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Vertex Pharmaceuticals Incorporated Message Board

  • thirdmeinvestor thirdmeinvestor Oct 6, 2008 10:09 AM Flag

    Leerink Swann was positive on VX 770

    Transcribed from Briefing.com's Inplay:

    Vertex Pharm: Leerink Swann previews upcoming VX-770 CF data (29.10 )

    Leerink Swann says they have reviewed available data on this agent and spoke to three MEDACorp consultants for their impressions. Firm finds VX-770's early data convincing and believes it has the potential to be a breakthrough agent for cystic fibrosis. Its potential advancement into Phase III and additional news flow from VRTX's CF program could become increasingly factored into the stock in the coming year.

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    • It depends on what restrictions are placed on health care budgets, and underlying that is the question of how one determines how to best spend that money. Avastin for example is used to treat cancer in it's final stages, when nothing else works. On average it lenghtens life by just a few months, and in patient populations usually either of retirement age, or disabled. It costs health insurers many billions a year. Is that a better application of health care dollars? Unless we start rationing health care, to allow universal coverage, the market place, the pharmaceutical and health insurance industries, and the FDA will continue to interact and determine which treatments are approvable and their financial worth.

    • You're right, qdelfan - if I had a child with the condition, I'd fight like mad for this treatment, and I certainly can't blame anyone who does the same.

      But viewing it objectively, money spent on one thing cannot be spent on another, and I'd bet it wouldn't be hard to find alternative uses for that $1 billion/year that would save a lot more lives and relieve a lot more suffering.

    • Also insurance companies do not usually foot the whole medication bill for orphan drugs. Large personal deductibles by the patient's families, with a subsidy from charitable foundations (given on a "needs" basis) makes up a significant portion of each patient's drug bill. This will likely be in play with CF patients through the CF foundation who will share in the drug's profits in return for their financial support in it's development by Vertex.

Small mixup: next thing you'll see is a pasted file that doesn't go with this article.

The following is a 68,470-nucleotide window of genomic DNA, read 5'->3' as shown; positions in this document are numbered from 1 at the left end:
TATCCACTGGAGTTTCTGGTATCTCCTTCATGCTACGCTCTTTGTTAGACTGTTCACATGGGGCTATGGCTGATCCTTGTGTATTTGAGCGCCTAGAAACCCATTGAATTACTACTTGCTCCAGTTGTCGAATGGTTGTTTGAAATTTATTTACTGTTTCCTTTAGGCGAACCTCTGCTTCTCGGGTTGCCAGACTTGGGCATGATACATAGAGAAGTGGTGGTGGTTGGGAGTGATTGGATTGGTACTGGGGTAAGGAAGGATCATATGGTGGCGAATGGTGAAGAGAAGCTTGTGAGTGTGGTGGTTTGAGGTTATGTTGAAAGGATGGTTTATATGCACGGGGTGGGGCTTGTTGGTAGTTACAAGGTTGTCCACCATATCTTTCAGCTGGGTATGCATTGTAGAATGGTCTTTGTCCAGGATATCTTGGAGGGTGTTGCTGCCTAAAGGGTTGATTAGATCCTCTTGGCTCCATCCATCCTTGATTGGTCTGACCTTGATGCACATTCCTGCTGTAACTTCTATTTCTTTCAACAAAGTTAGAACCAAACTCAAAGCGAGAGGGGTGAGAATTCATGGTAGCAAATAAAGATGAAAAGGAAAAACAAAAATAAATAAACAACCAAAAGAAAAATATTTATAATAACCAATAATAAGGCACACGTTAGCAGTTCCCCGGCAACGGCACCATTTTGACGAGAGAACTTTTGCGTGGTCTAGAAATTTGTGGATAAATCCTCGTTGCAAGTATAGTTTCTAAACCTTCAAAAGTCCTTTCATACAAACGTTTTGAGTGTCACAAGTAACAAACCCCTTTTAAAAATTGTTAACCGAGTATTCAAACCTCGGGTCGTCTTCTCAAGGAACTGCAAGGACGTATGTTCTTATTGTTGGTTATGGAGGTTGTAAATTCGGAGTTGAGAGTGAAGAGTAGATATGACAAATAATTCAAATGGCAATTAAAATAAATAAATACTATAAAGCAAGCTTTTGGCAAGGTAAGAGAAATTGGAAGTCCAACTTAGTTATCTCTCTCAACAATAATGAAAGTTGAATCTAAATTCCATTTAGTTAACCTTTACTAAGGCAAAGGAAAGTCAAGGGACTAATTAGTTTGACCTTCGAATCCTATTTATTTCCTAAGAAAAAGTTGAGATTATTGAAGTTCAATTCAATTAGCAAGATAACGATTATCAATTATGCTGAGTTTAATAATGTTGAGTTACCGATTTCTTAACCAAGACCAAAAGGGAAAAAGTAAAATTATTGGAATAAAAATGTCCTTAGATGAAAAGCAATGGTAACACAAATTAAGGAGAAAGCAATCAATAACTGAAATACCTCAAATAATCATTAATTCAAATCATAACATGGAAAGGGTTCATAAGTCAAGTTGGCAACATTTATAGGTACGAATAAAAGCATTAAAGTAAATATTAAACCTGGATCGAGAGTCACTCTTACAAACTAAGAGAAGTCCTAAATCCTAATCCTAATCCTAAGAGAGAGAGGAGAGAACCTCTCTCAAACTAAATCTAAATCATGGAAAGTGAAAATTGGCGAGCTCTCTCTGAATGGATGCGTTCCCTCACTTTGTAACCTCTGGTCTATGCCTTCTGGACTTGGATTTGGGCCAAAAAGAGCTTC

• If your son or daughter had one of these terrible genetic enzyme defiencies, and would die a miseralbe slow death from organ failure by the age of 25, and could live a normal life with the new medications, I suspect you might feel differently about insurance compnanies spending a billion a year for five thousand young people to live productive adult lives (rather than use insurance dollars to keep them barely alive until they died at age 25). Besides, the trillions spent by this country and it's allies in the past week alone, on bailing out banks and insurance companies from their bad investments, certainly makes the use of insurance company dollars to save young people's lives with CF or other genetic diseases, (until now untreatable), seem like reasonable investments. I'm sure a democratic white house and congress will share those values. Things may be coming together for Vertex at the ideal time for patients and investors.

    • Does anyone have any idea of the revenue potential for VX-770? How many cystic fibrosis sufferers are there?

      As I recall, the research was partially or completely financed by the Cystic Fibrosis Foundation, as a sort of orphan drug project. I guess that means that VRTX and the other pharma co.s didn't see enough commercial potential in a cystic fibrosis therapy to stake their own money.

      • 1 Reply to mm_lusk
      • Orphan drugs can make a lot of money. Genzyme's approved treatment of glycogen storage disaease which treats just a thousand patients, generates one billion in revenue, and these patients are treated for their entire life. There are 70,000 CF patients in the US and Europe. If Vertex gets just 50% of what Genzyme is getting, and the patients are treated for a lifetime, the revenues, (even if split with the CF foundation,) would be significnant. Of course, until the drug is approved and the percent of CF patients that would beneift with treatment are known, speculating on reimibursement and revenue is quite premature. Still, a major breakthrough in proglonging the quality and length of life of CF patients is possible with this drug, and it would be priced accordingly when approved.

    • The Vertex presentation at the JMP investor conference confirmed that Phase 2A data on VX 770 will be presented Oct. 23 at the national CF conference in Orlando, and it will provide the data needed to allow VX 770 to get a registration path for a pivotal study lasting 6 to 12 months in 2009. Michael Partridge, the Verter presenter, noted during the Q&A that Vertex could have two new drugs coming to market about the same time i.e. telaprevir and VX 770. The earnings potential for these drugs would be huge. If the market starts to recover next week, a big run up in Vertex share price may be possisble on the relaese of postitive clinical data on VX 770 over the next 10 days.

 
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